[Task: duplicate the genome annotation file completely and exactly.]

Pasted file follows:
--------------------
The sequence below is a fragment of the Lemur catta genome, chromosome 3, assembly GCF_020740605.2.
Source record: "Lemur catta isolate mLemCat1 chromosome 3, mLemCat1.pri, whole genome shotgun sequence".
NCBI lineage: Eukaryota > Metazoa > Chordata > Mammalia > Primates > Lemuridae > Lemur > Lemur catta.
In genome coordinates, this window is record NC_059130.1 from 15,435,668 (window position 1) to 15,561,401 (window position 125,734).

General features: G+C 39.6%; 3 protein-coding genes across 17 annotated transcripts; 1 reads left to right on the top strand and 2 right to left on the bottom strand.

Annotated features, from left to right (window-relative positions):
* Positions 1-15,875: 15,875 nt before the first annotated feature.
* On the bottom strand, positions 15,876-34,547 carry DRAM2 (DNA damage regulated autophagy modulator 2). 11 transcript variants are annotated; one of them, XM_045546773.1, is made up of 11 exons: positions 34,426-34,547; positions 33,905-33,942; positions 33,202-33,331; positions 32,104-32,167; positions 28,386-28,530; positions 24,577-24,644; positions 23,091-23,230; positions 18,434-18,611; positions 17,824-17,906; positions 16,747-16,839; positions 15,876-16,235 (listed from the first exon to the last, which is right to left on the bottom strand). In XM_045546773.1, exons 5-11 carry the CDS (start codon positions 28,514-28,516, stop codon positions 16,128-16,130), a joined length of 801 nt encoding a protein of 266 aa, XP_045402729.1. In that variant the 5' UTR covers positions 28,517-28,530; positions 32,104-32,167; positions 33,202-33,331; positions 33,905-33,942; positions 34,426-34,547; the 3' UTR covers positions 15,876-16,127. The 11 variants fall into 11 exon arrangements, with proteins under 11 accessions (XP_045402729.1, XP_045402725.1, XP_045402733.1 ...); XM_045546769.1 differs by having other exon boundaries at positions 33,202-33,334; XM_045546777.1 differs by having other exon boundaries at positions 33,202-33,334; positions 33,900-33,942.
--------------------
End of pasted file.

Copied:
The sequence below is a fragment of the Lemur catta genome, chromosome 3, assembly GCF_020740605.2.
Source record: "Lemur catta isolate mLemCat1 chromosome 3, mLemCat1.pri, whole genome shotgun sequence".
NCBI lineage: Eukaryota > Metazoa > Chordata > Mammalia > Primates > Lemuridae > Lemur > Lemur catta.
In genome coordinates, this window is record NC_059130.1 from 15,435,668 (window position 1) to 15,561,401 (window position 125,734).

General features: G+C 39.6%; 3 protein-coding genes across 17 annotated transcripts; 1 reads left to right on the top strand and 2 right to left on the bottom strand.

Annotated features, from left to right (window-relative positions):
* Positions 1-15,875: 15,875 nt before the first annotated feature.
* On the bottom strand, positions 15,876-34,547 carry DRAM2 (DNA damage regulated autophagy modulator 2). 11 transcript variants are annotated; one of them, XM_045546773.1, is made up of 11 exons: positions 34,426-34,547; positions 33,905-33,942; positions 33,202-33,331; positions 32,104-32,167; positions 28,386-28,530; positions 24,577-24,644; positions 23,091-23,230; positions 18,434-18,611; positions 17,824-17,906; positions 16,747-16,839; positions 15,876-16,235 (listed from the first exon to the last, which is right to left on the bottom strand). In XM_045546773.1, exons 5-11 carry the CDS (start codon positions 28,514-28,516, stop codon positions 16,128-16,130), a joined length of 801 nt encoding a protein of 266 aa, XP_045402729.1. In that variant the 5' UTR covers positions 28,517-28,530; positions 32,104-32,167; positions 33,202-33,331; positions 33,905-33,942; positions 34,426-34,547; the 3' UTR covers positions 15,876-16,127. The 11 variants fall into 11 exon arrangements, with proteins under 11 accessions (XP_045402729.1, XP_045402725.1, XP_045402733.1 ...); XM_045546769.1 differs by having other exon boundaries at positions 33,202-33,334; XM_045546777.1 differs by having other exon boundaries at positions 33,202-33,334; positions 33,900-33,942.